Friday, June 22, 2018

To the Antarctic aboard the yawl Adele

North Cove- the boat basin just west of New York's World Trade Center is a stopping point or home for an array of boats: afternoon cruise boats, the Colgate 26's of North Cove Marina sailing school, ocean racers, and mega yachts.
Today we went aboard one of the Clipper Round the World racers but found ourselves drawn to the yawl Adele (55m LOA, 10m beam).  The shots below are mine except the overhead.  But to get the feel of it at sea check out 
Adele in the deep South Atlantic - video as the boat heads to South Georgia Island - launching point for whalers and explorers of the deep south. 
What is life really like aboard a superyacht - the 55m yawl Adele. 
by David Glenn February 2017

Superyacht Adele

For two memorable weeks in 2009, I was accommodated in the port aft guest cabin, a twin-berth, mahogany-lined cocoon of comfort of Adele, a 54m modern classic by Hoek Design, built at Vitters and launched in 2005. This was my diary at the time:
My cabin insulates me entirely from the conditions outside. As I write this I’m looking through the porthole up at snow-covered peaks on South Georgia’s rugged coastline, but sitting here it’s hard to tell I’m aboard a yacht. The air conditioning keeps the cabin at a comfortable constant temperature and although one of Adele’s three generators is always running there’s only the faintest background hum from the air con.
Occasionally an electric motor or hydraulic pump whirrs into action, barely audible, a sign that the crew are launching or retrieving one of the three tenders, weighing anchor or unfurling and trimming a sail.
There’s a phone at my bunkside with a Fleetline and Iridium link to the outside world and best of all a network connection point for my laptop which links me to the yacht’s internal server and e-mail system. With my own onboard e-mail address issued as soon as I arrived I have been able to send anyone aboard an e-mail or leave a message on the yacht’s server to be sent to the outside world twice a day.
Text and small pictures are OK and that’s how this blog is happening. For the yacht it isn’t exactly cheap and the bill can run into several hundred dollars a day but if you have to keep in touch you can. Sadly, we do need to keep in touch…

Breakfast is served at a time agreed with the guests – there are eight of us – the owner Jan-Eric Osterlund and his wife Jennifer, the skipper, chef Claire Oliver and chief stewardess Anne Hall-Reace. Anne alternates her job with Liesel Havercroft so that she can get time off at home in South Africa, a system increasingly used in this extremely demanding service industry. For this demanding trip it’s her tour of duty.
Shortly after breakfast skipper Andre will produce The Daily Mail – yes, Adele subscribes to this satellite transmission service which is then printed out each morning. As we are only two hours behind GMT we are impressively up to date with what’s going on 8,000 miles away. Some of us think this is a shame but there’s always a rush for the Mail mainly to see the cricket and rugby scores.
Together with the papers will be a satellite derived weather check, printed out for all to peruse and as we get closer to a departure time for Brazil these charts become increasingly interesting and important to analyse.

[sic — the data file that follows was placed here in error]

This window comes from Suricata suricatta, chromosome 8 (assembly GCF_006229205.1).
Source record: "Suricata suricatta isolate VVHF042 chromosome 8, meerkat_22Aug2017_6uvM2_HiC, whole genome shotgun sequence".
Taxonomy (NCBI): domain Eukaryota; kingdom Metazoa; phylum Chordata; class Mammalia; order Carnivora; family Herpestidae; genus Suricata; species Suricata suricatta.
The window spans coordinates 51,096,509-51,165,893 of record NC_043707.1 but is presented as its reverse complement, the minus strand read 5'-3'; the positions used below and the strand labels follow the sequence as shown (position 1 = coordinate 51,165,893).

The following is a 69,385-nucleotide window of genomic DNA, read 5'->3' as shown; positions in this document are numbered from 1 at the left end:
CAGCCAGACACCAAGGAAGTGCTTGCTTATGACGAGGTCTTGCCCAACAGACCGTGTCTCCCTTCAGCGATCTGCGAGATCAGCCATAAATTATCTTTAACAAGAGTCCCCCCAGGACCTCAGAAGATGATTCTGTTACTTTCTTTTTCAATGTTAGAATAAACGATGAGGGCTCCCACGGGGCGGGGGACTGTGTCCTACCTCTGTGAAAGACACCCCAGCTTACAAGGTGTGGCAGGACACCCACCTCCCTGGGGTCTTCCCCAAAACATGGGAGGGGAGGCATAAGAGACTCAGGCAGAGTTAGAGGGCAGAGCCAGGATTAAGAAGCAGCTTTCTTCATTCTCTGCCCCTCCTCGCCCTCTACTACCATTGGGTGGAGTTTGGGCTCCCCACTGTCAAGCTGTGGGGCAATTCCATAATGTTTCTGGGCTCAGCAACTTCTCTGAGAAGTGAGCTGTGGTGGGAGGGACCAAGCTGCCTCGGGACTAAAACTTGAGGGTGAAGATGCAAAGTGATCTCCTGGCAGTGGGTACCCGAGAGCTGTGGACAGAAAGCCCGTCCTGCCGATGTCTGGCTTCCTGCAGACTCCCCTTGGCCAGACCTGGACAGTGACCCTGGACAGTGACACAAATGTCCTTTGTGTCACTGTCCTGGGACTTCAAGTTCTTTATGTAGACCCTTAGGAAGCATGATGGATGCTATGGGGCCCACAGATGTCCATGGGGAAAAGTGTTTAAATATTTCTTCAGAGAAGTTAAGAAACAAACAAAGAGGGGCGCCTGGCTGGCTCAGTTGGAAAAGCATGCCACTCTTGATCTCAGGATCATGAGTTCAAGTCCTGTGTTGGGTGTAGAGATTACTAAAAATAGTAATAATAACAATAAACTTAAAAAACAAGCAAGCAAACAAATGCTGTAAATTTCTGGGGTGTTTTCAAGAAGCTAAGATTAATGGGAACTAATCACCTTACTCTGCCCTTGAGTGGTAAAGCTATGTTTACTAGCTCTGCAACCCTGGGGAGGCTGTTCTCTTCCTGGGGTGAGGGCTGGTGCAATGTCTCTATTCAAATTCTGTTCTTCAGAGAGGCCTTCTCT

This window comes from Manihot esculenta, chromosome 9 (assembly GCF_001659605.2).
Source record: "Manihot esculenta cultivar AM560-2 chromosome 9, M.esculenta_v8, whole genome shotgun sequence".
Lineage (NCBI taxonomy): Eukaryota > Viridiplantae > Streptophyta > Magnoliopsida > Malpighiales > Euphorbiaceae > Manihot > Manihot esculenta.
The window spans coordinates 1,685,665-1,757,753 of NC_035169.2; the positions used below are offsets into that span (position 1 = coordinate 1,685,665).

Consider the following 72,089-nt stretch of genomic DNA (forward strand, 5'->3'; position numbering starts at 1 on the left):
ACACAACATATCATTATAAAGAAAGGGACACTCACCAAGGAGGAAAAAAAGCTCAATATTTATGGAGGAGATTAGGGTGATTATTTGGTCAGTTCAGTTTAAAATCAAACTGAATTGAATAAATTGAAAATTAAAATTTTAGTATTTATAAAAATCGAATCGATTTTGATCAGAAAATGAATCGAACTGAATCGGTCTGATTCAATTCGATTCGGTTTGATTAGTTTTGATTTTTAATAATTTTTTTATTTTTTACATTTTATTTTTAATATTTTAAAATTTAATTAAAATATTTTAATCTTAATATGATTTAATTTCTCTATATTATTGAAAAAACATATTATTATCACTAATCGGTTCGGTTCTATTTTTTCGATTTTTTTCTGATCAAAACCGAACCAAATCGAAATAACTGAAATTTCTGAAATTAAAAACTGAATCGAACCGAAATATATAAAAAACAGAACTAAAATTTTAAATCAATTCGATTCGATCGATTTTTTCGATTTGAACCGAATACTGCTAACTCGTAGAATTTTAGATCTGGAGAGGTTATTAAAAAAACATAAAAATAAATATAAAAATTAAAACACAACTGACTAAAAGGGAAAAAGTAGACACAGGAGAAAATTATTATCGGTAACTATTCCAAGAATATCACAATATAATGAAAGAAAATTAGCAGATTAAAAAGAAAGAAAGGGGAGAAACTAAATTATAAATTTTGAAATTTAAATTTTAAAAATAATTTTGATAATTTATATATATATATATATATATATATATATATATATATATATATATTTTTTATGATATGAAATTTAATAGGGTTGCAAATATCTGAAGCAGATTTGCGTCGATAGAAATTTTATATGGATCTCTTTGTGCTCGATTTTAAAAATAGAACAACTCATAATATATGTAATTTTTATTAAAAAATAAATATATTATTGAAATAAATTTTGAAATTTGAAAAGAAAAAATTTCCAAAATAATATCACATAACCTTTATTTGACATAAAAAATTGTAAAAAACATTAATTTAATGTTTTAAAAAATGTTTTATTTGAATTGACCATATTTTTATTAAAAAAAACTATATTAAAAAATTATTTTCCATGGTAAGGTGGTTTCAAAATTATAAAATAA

The day’s plan of action will have been mapped out the evening before so that the crew know when to launch boats, have packed lunches together and when to expect us back for lunch, tea or dinner. While we’ve been in South Georgia the weather has been distinctly mixed and it’s become cold with snow and high winds so going ashore for some wildlife adventure normally means a thermal layer, fleeces, full oilies, long boots with walking boots in another pack, gloves, head gear and lifejackets. We all look as though we’re going to the moon by the time we’re ready to disembark.
We take grab bags full of emergency kit including sleeping bags, a tent and emergency rations. One must never forget that this remote, barely inhabited island will not support human life for much time in extreme conditions and if for any reason we couldn’t get back to Adele, which is our lifeline, we must be prepared to hunker down ashore. Radios are used extensively and if the shore party splits it’s essential both groups can communicate with the yacht.
There are three tenders from which to choose, a aluminium hulled RIB with a 35hp diesel outboard – good for running up the beach – a Castoldi jet boat, excellent for shallow waters, and the biggest a small launch driven by an outdrive unit which can cope with fairly rough conditions. They are all stowed on the foredeck and can be launched remarkably quickly by a halyard run to a powered drum winch. Bosun Georgina Swan and deckhand Quinton are responsible for getting us ashore and drive the boats with great skill, difficult sometimes with a sea running as they manoeuvre alongside the boarding platform.


Thursday, June 21, 2018

On a Canoe Trip Along the U.S.-Canada Border, Solitude and Shooting Stars

It’s that time of year.  Thoughts of editors at the New York Times migrate Maine.  Lobster shacks appear in the food pages, environmentalists chat with lobstermen, fishermen and explorers head to border lakes in search of landlocked salmon, dark skies, and Thoreauvian contemplation.

Today’s offerings include a lovely account of a canoe voyage along the eastern border with Canada by By Porter Fox, the author of the forthcoming Northland: A 4,000-Mile Journey Along America’s Forgotten Border  - GWC

On a Canoe Trip Along the U.S.-Canada Border, Solitude and Shooting Stars

The wind started blowing at two in the morning. Branches and leaves ricocheted off the tent, and the trees around Diggity Stream groaned. I barely slept as gusts burst off the lake and rattled the tentpoles. When I finally got up, it was 5:30 a.m.

Fog flowed from the mountains into Spednic Lake. The eastern sky was an arc of amber light. Wind roaring through the trees was thick with the dank scent of lake water turning over. Northern Maine gets cold in early October, and I had spent most of the night shivering beneath clear skies and a swirl of stars. The Milky Way ran exactly over the middle of the campsite, perpendicular to the stream.